ladette (also less frequent laddette) /lædet/ noun (BrE, informal)
a young woman who behaves in a confident and noisy way, and who drinks alcohol and enjoys sport or other activities that are traditionally enjoyed by men: 17-year-old Zola and her gang of ladettes boast about just how much under-age drinking they did last weekend.* He says that young women today may look at someone like Sophia Loren and admire the way she looks, but they aspire more to being sexy, pretty or a ladette. * She has also had a reputation as a hard-drinking, hard-partying ladette who seems to enjoy the single life. * Analysts believe the ladette phenomenon has been driven by increasing levels of financial independence among young women.Ladette comes from the word lad, which originally meant a boy or young man. In Britain in recent years, lad has been used more often to describe a lively young man who is interested in drinking, sports and meeting women: All my other mates said he was a bit of a lad, always making trouble. Robert has a reputation as a bit of a lad. He dates lots of women and flirts with any attractive female. Young men have their range of lad mags (= magazines for young men), but what magazine is a man over 40 supposed to buy exactly? Boys who don’t fit in with the ‘lad culture’ feel left out and often get bullied at school, according to a 2001 survey.The -ette ending has been added to make the feminine form.Other derivatives include:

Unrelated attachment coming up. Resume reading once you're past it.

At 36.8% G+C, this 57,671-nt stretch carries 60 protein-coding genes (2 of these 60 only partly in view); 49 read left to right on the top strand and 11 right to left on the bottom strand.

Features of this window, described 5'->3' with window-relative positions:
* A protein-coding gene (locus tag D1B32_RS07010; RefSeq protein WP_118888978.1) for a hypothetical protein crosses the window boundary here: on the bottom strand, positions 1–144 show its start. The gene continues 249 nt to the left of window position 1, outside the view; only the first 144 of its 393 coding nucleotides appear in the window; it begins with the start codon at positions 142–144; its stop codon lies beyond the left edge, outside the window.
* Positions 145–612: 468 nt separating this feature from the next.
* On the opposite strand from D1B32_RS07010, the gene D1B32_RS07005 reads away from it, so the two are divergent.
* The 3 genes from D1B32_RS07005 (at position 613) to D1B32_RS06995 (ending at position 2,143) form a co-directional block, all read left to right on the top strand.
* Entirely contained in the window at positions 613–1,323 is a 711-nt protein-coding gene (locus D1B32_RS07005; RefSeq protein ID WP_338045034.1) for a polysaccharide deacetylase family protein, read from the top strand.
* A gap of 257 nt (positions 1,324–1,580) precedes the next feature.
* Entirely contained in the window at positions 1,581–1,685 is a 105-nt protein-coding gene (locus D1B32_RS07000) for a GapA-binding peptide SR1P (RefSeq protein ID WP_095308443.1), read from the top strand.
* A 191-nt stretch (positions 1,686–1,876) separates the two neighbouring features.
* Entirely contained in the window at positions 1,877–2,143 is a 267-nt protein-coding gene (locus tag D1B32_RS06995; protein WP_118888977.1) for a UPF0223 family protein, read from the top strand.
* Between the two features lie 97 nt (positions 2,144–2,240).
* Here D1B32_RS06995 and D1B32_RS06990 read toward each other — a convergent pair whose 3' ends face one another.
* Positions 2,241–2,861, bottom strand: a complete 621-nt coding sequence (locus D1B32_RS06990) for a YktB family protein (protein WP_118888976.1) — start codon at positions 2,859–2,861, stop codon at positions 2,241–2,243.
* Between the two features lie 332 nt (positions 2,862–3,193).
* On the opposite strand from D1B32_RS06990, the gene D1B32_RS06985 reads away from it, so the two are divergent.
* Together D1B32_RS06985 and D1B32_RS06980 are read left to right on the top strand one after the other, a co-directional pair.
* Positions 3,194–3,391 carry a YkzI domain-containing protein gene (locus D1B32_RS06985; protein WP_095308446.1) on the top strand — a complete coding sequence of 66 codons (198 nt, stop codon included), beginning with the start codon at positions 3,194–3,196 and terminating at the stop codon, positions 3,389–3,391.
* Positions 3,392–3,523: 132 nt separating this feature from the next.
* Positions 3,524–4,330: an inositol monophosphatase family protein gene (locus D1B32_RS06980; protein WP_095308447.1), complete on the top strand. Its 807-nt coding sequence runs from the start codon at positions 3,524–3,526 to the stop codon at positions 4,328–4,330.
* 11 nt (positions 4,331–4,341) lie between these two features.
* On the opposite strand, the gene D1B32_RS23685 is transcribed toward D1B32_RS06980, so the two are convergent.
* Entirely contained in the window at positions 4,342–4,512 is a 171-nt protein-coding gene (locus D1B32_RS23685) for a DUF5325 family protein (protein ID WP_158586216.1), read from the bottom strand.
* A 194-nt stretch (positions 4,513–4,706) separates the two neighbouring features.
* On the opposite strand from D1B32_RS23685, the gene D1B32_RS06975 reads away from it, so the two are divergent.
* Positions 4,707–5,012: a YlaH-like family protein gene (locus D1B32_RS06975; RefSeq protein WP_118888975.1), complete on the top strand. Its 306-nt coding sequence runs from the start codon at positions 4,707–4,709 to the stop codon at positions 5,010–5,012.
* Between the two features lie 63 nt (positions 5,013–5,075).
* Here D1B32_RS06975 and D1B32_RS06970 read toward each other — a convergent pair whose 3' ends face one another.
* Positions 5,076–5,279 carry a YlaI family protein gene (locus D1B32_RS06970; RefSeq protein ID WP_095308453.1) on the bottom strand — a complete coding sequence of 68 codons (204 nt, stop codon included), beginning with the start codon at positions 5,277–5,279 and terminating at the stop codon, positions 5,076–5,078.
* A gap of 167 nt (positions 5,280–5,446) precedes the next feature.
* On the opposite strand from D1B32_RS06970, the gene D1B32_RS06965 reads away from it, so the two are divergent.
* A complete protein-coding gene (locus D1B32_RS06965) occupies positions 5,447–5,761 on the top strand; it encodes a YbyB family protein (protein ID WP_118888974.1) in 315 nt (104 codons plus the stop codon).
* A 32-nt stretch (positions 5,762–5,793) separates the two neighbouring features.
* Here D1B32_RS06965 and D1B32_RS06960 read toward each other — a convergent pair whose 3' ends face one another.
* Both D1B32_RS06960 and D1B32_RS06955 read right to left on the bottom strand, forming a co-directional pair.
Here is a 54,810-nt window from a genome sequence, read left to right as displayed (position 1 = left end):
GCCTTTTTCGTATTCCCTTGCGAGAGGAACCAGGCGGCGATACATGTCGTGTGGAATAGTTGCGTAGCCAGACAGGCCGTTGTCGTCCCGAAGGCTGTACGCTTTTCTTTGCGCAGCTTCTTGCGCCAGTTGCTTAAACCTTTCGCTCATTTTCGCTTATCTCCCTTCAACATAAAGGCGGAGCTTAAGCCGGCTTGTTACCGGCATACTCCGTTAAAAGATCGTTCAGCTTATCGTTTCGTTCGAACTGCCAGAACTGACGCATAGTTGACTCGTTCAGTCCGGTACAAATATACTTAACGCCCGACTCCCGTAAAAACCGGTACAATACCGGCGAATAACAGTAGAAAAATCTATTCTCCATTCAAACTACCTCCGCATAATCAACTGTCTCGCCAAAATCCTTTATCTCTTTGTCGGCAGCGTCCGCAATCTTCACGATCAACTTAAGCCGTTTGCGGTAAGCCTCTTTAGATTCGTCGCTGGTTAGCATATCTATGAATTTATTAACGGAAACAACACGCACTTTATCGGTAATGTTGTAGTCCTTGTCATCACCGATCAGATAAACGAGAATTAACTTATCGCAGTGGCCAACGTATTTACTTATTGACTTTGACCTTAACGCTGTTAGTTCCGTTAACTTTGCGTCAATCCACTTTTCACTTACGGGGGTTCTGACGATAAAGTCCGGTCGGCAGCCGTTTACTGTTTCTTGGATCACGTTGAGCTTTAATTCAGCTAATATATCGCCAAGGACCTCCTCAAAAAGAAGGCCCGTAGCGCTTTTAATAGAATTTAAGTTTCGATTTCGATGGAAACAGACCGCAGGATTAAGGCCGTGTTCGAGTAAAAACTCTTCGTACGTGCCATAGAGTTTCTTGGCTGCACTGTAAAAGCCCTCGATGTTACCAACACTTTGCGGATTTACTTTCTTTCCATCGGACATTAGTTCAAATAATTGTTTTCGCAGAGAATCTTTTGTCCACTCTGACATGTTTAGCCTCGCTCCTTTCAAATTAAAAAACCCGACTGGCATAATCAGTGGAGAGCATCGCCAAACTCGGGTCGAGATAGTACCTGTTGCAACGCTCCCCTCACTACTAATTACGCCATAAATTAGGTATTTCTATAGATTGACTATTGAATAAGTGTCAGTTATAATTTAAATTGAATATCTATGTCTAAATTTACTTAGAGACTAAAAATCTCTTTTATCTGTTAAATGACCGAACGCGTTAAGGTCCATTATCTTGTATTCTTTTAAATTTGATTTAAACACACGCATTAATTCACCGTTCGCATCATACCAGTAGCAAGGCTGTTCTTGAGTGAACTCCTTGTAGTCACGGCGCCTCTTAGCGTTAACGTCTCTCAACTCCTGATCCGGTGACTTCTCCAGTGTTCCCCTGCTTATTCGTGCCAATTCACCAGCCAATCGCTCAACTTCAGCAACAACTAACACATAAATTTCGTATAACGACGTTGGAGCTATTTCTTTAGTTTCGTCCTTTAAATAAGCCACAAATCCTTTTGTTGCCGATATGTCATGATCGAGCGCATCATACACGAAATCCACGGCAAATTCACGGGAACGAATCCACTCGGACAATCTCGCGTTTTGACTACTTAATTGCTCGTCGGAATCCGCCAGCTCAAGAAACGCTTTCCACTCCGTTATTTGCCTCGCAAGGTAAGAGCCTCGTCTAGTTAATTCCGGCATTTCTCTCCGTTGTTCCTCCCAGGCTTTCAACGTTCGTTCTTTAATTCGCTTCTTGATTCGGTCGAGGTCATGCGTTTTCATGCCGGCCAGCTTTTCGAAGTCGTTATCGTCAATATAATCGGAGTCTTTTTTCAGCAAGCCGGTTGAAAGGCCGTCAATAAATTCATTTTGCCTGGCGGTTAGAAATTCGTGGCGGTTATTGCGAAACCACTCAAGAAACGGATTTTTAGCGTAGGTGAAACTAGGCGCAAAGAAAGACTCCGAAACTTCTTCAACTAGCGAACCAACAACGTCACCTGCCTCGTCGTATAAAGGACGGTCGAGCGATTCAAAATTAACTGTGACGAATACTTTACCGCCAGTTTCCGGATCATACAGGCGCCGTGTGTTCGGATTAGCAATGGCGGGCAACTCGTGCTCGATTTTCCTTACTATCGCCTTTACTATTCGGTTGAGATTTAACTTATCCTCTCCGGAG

- laddish (adjective): Traditional laddish behaviour is generally a sign of
insecurity and immaturity. His quick wit and likeable brand of laddish humour make him the perfect chat-show guest.
- laddishness (noun): Behind all the laddishness, he is rather a sensitive young man.
- laddism (noun): Beginning as a journalistic pigeon-hole for boisterously
anti-social young men, laddism has since been extended to include anyone under 40 behaving badly.
A lad can be contrasted with a new man, a man who is more sensitive and not aggressive, and who shares the work traditionally done by women in the home, such as cooking and taking care of children: He is comfortable with his ‘new man’ image, and has been known to leave the office early to go home and cook dinner for his family.
Friday, June 03, 2005
Ha, as they say, ha. [Via Instapundit.]